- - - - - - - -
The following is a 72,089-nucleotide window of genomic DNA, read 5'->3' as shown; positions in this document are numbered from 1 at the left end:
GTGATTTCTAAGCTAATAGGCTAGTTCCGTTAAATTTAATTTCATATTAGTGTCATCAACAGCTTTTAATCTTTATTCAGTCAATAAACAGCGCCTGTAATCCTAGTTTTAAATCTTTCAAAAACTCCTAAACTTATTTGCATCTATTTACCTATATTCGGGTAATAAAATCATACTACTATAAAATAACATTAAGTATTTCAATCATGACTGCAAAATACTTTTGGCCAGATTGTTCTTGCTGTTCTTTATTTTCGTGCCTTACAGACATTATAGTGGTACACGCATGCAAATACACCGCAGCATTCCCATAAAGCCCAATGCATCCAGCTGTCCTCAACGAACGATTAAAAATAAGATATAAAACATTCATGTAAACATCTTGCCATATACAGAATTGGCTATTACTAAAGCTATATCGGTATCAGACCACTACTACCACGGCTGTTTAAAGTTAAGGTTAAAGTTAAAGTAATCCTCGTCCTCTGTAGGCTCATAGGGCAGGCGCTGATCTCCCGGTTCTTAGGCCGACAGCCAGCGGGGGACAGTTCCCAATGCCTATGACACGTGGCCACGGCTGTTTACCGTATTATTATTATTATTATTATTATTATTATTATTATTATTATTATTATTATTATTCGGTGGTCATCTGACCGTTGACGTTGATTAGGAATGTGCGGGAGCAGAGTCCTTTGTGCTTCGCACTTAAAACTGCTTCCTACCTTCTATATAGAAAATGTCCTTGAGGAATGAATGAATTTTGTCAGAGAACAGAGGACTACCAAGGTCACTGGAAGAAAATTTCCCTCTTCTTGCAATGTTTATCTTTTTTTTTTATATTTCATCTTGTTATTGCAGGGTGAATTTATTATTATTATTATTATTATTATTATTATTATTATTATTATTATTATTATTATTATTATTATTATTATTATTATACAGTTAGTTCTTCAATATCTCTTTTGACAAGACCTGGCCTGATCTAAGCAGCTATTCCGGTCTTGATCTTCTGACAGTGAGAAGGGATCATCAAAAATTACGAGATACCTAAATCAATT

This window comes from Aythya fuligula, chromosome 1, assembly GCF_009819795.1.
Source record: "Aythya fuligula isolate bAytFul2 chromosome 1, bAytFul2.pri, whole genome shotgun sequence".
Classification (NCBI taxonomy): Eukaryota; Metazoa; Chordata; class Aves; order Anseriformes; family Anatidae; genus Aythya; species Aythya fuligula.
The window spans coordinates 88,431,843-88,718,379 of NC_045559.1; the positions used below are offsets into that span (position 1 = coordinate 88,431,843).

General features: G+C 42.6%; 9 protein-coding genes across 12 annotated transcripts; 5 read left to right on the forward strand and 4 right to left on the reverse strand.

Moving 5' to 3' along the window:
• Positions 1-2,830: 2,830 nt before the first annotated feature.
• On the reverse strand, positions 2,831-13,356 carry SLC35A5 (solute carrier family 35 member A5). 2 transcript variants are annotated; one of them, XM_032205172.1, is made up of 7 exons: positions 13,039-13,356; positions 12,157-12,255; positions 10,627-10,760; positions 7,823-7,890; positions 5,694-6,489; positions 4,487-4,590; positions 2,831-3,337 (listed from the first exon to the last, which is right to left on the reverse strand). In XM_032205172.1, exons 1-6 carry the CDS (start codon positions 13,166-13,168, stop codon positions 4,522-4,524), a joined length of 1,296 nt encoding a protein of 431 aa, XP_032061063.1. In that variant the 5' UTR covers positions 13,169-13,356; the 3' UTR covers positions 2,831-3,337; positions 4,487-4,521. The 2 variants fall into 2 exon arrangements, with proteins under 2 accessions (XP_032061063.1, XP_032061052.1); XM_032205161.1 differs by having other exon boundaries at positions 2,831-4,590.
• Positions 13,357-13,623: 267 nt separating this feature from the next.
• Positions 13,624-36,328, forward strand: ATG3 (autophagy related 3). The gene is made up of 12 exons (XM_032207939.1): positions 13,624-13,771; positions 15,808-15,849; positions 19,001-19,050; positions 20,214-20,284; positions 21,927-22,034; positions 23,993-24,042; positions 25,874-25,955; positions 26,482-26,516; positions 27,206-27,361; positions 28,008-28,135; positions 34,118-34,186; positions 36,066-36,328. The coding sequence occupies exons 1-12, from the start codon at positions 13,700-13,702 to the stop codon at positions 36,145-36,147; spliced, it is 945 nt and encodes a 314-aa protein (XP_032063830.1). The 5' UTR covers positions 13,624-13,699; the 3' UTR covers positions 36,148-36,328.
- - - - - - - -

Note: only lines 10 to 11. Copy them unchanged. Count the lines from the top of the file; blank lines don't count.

• On the reverse strand, positions 2,831-13,356 carry SLC35A5 (solute carrier family 35 member A5). 2 transcript variants are annotated; one of them, XM_032205172.1, is made up of 7 exons: positions 13,039-13,356; positions 12,157-12,255; positions 10,627-10,760; positions 7,823-7,890; positions 5,694-6,489; positions 4,487-4,590; positions 2,831-3,337 (listed from the first exon to the last, which is right to left on the reverse strand). In XM_032205172.1, exons 1-6 carry the CDS (start codon positions 13,166-13,168, stop codon positions 4,522-4,524), a joined length of 1,296 nt encoding a protein of 431 aa, XP_032061063.1. In that variant the 5' UTR covers positions 13,169-13,356; the 3' UTR covers positions 2,831-3,337; positions 4,487-4,521. The 2 variants fall into 2 exon arrangements, with proteins under 2 accessions (XP_032061063.1, XP_032061052.1); XM_032205161.1 differs by having other exon boundaries at positions 2,831-4,590.
• Positions 13,357-13,623: 267 nt separating this feature from the next.